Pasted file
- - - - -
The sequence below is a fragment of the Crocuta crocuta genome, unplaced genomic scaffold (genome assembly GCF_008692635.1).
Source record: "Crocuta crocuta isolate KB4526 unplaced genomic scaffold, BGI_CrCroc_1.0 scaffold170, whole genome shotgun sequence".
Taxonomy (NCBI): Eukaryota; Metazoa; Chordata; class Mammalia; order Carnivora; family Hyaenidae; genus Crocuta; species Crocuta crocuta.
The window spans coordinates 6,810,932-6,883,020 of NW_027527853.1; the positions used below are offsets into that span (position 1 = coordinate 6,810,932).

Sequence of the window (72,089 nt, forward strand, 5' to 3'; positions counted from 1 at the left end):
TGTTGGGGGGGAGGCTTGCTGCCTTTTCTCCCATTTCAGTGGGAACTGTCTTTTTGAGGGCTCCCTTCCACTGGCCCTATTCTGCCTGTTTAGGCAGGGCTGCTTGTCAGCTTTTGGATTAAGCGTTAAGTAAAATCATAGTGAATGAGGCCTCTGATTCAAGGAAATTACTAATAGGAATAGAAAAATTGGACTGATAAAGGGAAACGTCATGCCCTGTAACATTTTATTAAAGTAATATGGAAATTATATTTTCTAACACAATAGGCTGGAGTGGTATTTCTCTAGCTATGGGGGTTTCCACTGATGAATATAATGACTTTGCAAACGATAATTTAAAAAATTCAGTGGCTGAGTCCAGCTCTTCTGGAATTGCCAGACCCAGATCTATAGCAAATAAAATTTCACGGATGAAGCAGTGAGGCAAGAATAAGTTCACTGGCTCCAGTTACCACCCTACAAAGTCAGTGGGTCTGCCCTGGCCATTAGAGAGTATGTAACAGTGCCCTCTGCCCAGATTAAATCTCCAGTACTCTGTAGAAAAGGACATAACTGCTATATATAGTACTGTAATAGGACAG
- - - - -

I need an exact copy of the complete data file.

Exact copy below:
The sequence below is a fragment of the Crocuta crocuta genome, unplaced genomic scaffold (genome assembly GCF_008692635.1).
Source record: "Crocuta crocuta isolate KB4526 unplaced genomic scaffold, BGI_CrCroc_1.0 scaffold170, whole genome shotgun sequence".
Taxonomy (NCBI): Eukaryota; Metazoa; Chordata; class Mammalia; order Carnivora; family Hyaenidae; genus Crocuta; species Crocuta crocuta.
The window spans coordinates 6,810,932-6,883,020 of NW_027527853.1; the positions used below are offsets into that span (position 1 = coordinate 6,810,932).

Sequence of the window (72,089 nt, forward strand, 5' to 3'; positions counted from 1 at the left end):
TGTTGGGGGGGAGGCTTGCTGCCTTTTCTCCCATTTCAGTGGGAACTGTCTTTTTGAGGGCTCCCTTCCACTGGCCCTATTCTGCCTGTTTAGGCAGGGCTGCTTGTCAGCTTTTGGATTAAGCGTTAAGTAAAATCATAGTGAATGAGGCCTCTGATTCAAGGAAATTACTAATAGGAATAGAAAAATTGGACTGATAAAGGGAAACGTCATGCCCTGTAACATTTTATTAAAGTAATATGGAAATTATATTTTCTAACACAATAGGCTGGAGTGGTATTTCTCTAGCTATGGGGGTTTCCACTGATGAATATAATGACTTTGCAAACGATAATTTAAAAAATTCAGTGGCTGAGTCCAGCTCTTCTGGAATTGCCAGACCCAGATCTATAGCAAATAAAATTTCACGGATGAAGCAGTGAGGCAAGAATAAGTTCACTGGCTCCAGTTACCACCCTACAAAGTCAGTGGGTCTGCCCTGGCCATTAGAGAGTATGTAACAGTGCCCTCTGCCCAGATTAAATCTCCAGTACTCTGTAGAAAAGGACATAACTGCTATATATAGTACTGTAATAGGACAG